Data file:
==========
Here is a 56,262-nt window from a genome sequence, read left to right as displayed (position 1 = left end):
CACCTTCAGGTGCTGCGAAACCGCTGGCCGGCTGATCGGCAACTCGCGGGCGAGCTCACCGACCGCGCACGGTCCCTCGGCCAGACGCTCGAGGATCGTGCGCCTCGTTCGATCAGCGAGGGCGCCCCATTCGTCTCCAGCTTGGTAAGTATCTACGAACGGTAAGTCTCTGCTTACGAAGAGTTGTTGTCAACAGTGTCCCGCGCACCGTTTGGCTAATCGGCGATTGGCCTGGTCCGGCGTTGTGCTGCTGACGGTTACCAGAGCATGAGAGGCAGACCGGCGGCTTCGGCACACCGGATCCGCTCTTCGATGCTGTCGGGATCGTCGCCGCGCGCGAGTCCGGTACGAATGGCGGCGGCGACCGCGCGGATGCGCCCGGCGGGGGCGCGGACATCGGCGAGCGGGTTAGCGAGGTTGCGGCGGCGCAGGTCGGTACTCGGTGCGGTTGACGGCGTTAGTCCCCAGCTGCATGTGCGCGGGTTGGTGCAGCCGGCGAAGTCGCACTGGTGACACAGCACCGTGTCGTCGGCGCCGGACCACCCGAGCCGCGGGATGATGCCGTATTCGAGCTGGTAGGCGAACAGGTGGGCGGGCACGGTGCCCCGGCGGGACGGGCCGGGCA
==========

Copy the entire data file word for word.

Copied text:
Here is a 56,262-nt window from a genome sequence, read left to right as displayed (position 1 = left end):
CACCTTCAGGTGCTGCGAAACCGCTGGCCGGCTGATCGGCAACTCGCGGGCGAGCTCACCGACCGCGCACGGTCCCTCGGCCAGACGCTCGAGGATCGTGCGCCTCGTTCGATCAGCGAGGGCGCCCCATTCGTCTCCAGCTTGGTAAGTATCTACGAACGGTAAGTCTCTGCTTACGAAGAGTTGTTGTCAACAGTGTCCCGCGCACCGTTTGGCTAATCGGCGATTGGCCTGGTCCGGCGTTGTGCTGCTGACGGTTACCAGAGCATGAGAGGCAGACCGGCGGCTTCGGCACACCGGATCCGCTCTTCGATGCTGTCGGGATCGTCGCCGCGCGCGAGTCCGGTACGAATGGCGGCGGCGACCGCGCGGATGCGCCCGGCGGGGGCGCGGACATCGGCGAGCGGGTTAGCGAGGTTGCGGCGGCGCAGGTCGGTACTCGGTGCGGTTGACGGCGTTAGTCCCCAGCTGCATGTGCGCGGGTTGGTGCAGCCGGCGAAGTCGCACTGGTGACACAGCACCGTGTCGTCGGCGCCGGACCACCCGAGCCGCGGGATGATGCCGTATTCGAGCTGGTAGGCGAACAGGTGGGCGGGCACGGTGCCCCGGCGGGACGGGCCGGGCA